Whether you should be investing in childcare is a question most work-from-home mums have mixed feelings about.  Juggling the roles of mother and business woman can be both a stressful and pressure-driven one, before you’ve even begun to look at the financial implications of whether or not to hire childcare.

However, whether you’re already a work-from-home mum or considering becoming one, there are some questions you need to ask yourself, before you make that final decision over your childcare arrangements.

Is it currently working for you?

Whether you currently work for yourself or someone else, are your childcare arrangements working for you? Are your children happy with the existing arrangement and are you more productive with your choice?

If you made the decision to work for yourself in order to spend more time with the children, is this happening – or do you need to look at your downtime/family time and the hours you work – rather than your actual childcare arrangements?

blog4Will saving money limit your earning potential?

Often the choice over childcare is based largely on saving money – but will you be able to productively work the hours you want to, if the children are at home with you?

If you really do need to shave some money off your childcare, is there a way you can either cut down on the paid childcare hours or pay a slightly lower rate to a family member or friend?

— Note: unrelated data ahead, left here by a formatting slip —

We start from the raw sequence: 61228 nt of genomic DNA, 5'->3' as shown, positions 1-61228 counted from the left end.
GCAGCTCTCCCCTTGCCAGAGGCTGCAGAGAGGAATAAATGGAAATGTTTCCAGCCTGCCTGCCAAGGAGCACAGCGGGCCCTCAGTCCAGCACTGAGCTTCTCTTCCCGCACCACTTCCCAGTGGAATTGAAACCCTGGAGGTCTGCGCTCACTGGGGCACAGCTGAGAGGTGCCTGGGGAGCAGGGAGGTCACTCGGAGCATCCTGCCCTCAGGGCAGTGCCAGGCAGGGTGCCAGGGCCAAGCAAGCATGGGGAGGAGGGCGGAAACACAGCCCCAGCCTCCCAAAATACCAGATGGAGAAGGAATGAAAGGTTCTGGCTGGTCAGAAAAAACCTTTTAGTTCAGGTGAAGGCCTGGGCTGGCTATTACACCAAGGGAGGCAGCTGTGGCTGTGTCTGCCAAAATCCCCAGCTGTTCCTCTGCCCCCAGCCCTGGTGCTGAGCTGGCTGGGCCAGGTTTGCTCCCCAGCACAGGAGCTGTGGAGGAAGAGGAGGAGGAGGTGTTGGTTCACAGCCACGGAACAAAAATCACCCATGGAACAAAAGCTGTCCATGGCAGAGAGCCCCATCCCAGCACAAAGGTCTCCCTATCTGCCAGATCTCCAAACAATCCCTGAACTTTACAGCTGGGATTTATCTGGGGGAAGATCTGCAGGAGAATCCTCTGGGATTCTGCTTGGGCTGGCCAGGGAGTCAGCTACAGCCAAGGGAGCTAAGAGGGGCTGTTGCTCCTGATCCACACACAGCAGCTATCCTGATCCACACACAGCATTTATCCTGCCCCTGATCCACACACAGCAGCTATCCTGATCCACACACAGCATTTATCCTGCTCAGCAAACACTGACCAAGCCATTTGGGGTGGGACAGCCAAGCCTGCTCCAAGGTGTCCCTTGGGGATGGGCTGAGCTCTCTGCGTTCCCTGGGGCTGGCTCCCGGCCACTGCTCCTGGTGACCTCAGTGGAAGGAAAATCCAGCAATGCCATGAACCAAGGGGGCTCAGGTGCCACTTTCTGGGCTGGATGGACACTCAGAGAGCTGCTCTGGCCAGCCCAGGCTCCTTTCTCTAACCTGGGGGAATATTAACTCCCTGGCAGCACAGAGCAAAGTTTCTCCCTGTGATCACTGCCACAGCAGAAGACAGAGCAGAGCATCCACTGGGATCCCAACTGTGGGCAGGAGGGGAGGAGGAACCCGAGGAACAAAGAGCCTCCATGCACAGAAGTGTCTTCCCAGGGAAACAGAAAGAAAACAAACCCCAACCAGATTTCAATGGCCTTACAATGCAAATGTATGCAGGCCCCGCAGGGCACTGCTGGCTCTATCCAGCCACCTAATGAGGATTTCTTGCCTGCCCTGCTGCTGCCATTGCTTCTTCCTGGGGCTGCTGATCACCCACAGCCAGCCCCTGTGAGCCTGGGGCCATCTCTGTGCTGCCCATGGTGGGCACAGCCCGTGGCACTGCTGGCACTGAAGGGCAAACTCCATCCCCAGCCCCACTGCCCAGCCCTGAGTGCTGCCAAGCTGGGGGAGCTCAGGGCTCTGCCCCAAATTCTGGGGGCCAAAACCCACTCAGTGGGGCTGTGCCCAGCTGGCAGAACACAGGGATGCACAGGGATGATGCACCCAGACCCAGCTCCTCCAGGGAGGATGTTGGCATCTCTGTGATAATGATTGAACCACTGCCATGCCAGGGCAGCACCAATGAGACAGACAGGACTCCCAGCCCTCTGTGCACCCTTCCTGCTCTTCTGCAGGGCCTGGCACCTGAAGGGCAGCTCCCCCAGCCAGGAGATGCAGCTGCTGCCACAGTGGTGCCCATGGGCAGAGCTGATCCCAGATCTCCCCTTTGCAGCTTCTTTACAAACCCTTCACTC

Are you able to take your business seriously – and are others doing the same?

If you decide to have the children at home, will you take your business seriously and will others? Do you need to get stricter with yourself? Maybe you have to get strict with the other mothers you know, so they don’t keep popping round for impromptu coffee and baby and toddler mornings? Could you change your hours, so you work in the evenings or when your partner is home or the children are at school?

Are you able to clearly separate work and home?

Being in a 9 – 5 job can program us to get into work mode the minute the children have been dropped off at nursery or with the childminder. If this didn’t happen, could you easily adapt to working with the children at home? Are you able to easily separate your working day from your downtime, if the children were always there?

Look at the facts, not fiction

Often if you’re used to not having the children home, it’s our own worries and guilt that drive us to cancel the childcare. We worry we’re not being a good mother or that we’re putting our business before our kids – but what are the facts around this? Are you working in order to give your family a better lifestyle? And what are you willing to give up or alter, in order to make that happen?

blog5Don’t make a decision based on other people’s opinions

Hiring in a childminder or sending your children to a day nursery or other childcare is a personal decision, one between just you and your partner. Other people will have an opinion – but your decision needs to be based on your financial and emotional opinions. After all, you want your business and your family to flourish – so you need to be in a position to give 100% focus to each.

How do you feel about hiring childcare when you work from home? Is it something you have worked around? How did you find the perfect solution to you and your family? Why not share your thoughts in the comments section below.


Images (c) Boggy, Maksym Yemelyanov & pathdoc/Dollar Photo Club